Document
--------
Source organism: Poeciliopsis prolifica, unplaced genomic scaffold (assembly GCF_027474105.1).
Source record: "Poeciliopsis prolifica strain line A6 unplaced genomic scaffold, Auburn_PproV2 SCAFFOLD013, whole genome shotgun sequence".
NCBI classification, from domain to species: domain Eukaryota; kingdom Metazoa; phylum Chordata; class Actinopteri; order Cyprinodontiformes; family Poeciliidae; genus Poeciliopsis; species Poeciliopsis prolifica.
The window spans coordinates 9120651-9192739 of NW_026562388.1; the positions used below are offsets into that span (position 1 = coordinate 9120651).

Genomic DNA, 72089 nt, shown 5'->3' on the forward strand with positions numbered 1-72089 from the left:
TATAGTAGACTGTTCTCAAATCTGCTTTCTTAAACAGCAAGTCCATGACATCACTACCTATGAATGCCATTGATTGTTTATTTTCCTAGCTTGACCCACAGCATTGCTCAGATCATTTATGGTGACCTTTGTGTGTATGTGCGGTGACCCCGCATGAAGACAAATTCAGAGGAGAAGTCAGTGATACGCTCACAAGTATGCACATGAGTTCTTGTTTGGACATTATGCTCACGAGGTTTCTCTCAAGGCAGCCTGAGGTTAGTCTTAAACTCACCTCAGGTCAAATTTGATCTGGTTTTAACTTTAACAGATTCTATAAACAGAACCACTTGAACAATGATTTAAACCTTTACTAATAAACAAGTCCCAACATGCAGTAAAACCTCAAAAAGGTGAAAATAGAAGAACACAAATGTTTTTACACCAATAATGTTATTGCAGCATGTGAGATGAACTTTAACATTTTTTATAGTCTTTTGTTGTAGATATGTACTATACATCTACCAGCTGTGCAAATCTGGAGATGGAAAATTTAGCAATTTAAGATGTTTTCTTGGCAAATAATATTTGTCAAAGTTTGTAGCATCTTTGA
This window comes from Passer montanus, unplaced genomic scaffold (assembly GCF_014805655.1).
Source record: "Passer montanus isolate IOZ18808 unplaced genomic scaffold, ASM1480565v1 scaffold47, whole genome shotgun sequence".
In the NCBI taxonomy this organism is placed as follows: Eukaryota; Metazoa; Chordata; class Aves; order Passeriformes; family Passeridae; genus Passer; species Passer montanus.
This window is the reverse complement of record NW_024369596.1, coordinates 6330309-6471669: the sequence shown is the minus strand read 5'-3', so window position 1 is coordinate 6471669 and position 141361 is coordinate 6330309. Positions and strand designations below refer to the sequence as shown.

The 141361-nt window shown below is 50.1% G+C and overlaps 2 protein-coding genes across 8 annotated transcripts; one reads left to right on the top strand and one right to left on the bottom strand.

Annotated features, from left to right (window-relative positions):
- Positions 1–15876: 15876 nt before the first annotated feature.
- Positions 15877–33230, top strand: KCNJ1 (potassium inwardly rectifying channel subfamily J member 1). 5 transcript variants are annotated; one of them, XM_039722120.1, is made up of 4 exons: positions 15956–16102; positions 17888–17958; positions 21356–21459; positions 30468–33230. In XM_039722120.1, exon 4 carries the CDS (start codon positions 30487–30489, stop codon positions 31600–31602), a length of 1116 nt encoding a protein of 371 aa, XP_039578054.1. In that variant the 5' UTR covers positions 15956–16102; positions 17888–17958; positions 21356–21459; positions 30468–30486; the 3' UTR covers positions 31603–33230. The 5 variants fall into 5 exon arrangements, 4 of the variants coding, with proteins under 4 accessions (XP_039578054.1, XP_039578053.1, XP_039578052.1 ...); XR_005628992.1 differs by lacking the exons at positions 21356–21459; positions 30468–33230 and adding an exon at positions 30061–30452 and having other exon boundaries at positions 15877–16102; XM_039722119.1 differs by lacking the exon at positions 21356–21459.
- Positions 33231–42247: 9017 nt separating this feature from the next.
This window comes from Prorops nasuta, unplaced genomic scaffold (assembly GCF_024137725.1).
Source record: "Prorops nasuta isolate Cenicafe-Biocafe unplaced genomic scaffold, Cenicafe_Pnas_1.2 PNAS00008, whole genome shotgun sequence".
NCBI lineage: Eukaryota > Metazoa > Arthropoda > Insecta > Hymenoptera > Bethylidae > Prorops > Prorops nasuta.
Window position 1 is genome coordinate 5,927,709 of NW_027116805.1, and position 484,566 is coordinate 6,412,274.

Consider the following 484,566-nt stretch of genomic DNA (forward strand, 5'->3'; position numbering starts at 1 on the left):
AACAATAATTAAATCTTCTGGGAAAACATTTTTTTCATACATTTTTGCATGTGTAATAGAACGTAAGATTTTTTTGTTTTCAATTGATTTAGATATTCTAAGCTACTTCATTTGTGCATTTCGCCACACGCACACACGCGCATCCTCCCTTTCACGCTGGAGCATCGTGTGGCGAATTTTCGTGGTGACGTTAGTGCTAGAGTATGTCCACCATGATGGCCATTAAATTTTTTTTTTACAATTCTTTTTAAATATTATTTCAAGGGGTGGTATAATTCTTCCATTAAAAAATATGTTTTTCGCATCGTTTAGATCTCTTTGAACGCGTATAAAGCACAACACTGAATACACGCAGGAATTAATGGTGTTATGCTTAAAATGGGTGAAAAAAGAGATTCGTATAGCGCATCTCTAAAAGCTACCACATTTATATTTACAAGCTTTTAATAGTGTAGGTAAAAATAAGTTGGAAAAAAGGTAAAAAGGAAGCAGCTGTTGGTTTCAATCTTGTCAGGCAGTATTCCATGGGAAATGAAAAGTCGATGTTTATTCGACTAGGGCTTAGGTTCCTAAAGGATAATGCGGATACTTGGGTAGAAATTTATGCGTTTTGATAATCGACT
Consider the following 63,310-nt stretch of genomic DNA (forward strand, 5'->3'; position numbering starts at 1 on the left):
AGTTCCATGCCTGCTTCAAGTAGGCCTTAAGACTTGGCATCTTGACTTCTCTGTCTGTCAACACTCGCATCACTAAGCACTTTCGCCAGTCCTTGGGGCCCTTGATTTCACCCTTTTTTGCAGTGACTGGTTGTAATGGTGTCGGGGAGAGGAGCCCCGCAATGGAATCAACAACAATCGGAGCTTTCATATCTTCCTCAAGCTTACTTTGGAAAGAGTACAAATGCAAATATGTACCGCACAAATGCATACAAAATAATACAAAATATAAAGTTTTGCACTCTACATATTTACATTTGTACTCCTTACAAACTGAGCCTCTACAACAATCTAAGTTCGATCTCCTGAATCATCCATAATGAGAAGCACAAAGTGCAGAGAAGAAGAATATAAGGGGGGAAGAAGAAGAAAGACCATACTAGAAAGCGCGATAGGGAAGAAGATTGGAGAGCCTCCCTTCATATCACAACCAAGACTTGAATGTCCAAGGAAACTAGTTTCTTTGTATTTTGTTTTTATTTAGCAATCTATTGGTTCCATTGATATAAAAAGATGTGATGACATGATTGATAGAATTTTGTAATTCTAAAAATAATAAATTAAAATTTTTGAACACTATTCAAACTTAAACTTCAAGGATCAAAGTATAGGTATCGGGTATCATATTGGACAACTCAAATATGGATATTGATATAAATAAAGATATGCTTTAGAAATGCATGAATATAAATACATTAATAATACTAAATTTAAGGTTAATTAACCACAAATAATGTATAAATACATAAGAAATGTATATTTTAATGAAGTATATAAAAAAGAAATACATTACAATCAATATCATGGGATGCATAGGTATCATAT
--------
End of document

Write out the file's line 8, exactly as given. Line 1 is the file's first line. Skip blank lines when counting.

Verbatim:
Source record: "Passer montanus isolate IOZ18808 unplaced genomic scaffold, ASM1480565v1 scaffold47, whole genome shotgun sequence".